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The overture begins, and in the spinning-room in Daland's house, a picture falls from the wall. From that moment until the genuinely shocking ending, Daland's daughter Senta is thrown into a living nightmare. She is being suffocated by the oppressive atmosphere of village life, but as the opera progresses her dreams of escape turn into dreams of death as reality closes in around her. In this 'Dutchman', there is no redemption.
Some have remarked on Kupfer's introduction of Ibsenesque themes into the opera. For myself - with barely a passing acquaintance with Ibsen's tragedies - the atmosphere of this production lies somewhere between the small-town claustrophobia of 'Peter Grimes' and the psychological horror of Henry James's novella 'The Turn of the Screw'.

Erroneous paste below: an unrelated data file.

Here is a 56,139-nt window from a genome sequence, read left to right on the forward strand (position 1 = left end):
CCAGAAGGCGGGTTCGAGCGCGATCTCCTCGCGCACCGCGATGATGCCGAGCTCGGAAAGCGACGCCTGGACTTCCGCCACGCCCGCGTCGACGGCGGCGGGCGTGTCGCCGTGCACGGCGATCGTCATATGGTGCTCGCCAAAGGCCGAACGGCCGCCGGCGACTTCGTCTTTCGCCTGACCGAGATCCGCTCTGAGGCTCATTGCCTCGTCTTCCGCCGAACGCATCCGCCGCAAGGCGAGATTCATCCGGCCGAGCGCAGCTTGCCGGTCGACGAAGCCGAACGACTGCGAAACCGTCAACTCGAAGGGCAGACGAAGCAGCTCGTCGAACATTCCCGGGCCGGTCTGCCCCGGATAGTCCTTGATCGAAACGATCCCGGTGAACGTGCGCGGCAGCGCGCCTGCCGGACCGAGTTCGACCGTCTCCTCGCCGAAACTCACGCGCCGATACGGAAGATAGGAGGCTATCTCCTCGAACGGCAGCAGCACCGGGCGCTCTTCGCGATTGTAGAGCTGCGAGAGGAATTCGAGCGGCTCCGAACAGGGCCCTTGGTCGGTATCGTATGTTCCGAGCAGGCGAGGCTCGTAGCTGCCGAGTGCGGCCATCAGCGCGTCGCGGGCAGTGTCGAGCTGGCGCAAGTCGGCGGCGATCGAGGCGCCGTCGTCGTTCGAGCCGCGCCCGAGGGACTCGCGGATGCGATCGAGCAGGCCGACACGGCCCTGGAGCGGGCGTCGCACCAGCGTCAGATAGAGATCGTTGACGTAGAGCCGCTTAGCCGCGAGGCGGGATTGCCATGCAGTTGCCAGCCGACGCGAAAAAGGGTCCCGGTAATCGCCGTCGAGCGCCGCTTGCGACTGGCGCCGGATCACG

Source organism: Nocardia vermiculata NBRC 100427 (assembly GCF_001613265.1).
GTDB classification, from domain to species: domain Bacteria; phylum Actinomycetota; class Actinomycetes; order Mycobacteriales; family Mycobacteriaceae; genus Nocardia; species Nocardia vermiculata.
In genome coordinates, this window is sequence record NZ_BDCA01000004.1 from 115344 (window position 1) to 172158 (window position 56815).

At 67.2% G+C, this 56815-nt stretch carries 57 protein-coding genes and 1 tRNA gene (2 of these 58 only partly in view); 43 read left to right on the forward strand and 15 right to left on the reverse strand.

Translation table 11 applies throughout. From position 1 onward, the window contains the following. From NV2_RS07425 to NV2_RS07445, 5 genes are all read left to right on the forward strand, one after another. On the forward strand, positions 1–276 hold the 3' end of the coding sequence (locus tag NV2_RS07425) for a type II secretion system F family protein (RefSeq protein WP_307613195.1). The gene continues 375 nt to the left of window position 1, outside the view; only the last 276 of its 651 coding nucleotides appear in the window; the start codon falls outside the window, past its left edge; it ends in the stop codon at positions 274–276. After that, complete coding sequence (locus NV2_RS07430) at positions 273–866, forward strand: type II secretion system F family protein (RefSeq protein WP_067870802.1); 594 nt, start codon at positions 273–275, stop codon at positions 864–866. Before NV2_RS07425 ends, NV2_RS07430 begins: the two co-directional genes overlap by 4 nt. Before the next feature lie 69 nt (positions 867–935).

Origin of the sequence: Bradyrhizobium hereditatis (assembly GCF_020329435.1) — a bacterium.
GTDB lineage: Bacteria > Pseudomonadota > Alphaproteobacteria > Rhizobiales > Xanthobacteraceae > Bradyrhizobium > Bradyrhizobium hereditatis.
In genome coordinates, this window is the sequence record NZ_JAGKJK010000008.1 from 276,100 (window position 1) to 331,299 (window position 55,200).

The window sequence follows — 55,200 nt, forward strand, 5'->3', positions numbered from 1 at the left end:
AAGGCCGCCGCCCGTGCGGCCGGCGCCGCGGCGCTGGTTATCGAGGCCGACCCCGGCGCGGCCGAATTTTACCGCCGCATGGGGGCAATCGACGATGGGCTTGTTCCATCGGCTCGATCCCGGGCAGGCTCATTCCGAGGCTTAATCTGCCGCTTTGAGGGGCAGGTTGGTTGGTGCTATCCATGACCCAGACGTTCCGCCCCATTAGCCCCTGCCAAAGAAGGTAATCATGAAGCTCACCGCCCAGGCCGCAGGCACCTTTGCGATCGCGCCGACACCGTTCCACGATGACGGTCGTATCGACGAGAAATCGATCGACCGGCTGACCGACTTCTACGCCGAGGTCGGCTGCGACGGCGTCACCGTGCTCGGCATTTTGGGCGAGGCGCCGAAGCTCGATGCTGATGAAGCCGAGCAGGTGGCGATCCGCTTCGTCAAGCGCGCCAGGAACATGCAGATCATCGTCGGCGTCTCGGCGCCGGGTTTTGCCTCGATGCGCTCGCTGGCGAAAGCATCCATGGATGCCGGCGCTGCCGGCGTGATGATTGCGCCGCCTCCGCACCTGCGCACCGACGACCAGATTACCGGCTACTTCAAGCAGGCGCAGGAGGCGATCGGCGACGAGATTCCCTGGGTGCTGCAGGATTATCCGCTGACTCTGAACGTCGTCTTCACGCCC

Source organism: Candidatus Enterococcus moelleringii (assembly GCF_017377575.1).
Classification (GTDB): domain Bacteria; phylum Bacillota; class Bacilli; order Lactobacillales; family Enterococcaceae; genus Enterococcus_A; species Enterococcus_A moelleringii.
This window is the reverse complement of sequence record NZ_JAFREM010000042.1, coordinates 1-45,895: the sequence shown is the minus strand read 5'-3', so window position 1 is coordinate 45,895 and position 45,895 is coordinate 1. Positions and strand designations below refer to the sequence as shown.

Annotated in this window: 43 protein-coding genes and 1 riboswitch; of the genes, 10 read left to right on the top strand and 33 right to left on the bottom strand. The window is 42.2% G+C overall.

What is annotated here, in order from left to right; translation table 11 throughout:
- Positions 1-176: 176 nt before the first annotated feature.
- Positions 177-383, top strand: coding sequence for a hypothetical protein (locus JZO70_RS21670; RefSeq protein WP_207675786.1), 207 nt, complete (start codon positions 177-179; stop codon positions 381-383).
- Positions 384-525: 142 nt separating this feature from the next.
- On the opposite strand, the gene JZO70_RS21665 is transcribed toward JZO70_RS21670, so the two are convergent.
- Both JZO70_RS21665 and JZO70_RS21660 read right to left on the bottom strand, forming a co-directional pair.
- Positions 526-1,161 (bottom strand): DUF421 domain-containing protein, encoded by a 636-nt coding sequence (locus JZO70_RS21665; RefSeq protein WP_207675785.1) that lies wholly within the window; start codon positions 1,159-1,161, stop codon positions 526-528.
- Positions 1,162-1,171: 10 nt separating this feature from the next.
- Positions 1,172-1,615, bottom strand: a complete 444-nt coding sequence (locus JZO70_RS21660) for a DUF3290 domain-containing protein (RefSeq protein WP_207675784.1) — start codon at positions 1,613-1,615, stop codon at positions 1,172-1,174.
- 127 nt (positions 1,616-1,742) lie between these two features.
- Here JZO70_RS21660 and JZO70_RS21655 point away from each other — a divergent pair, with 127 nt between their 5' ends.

Kupfer's concept permeates every element of the production. The opera is played, as Wagner at one time intended, with no break between the acts. Woldemar Nelsson conducts the Bayreuth orchestra at a hectic pace, wringing every ounce of nervous tension from the music. The singing and acting are exceptionally good. Daland, played by Matti Salminen, is an ambivalent figure, on the one hand representing everything Senta wishes to escape from, and on the other providing her imagined means of escape when he welcomes the Dutchman ashore. Mary (Anny Schlemm) presides over the spinning-room with an intense, raven-like presence. Robert Schunk gives to the character of Erik - surely one of the most two-dimensional tenor roles in the repertoire - real depth and interest.
Most impressive of all are Simon Estes as the Dutchman and Lisbeth Balslev as Senta.Read more ›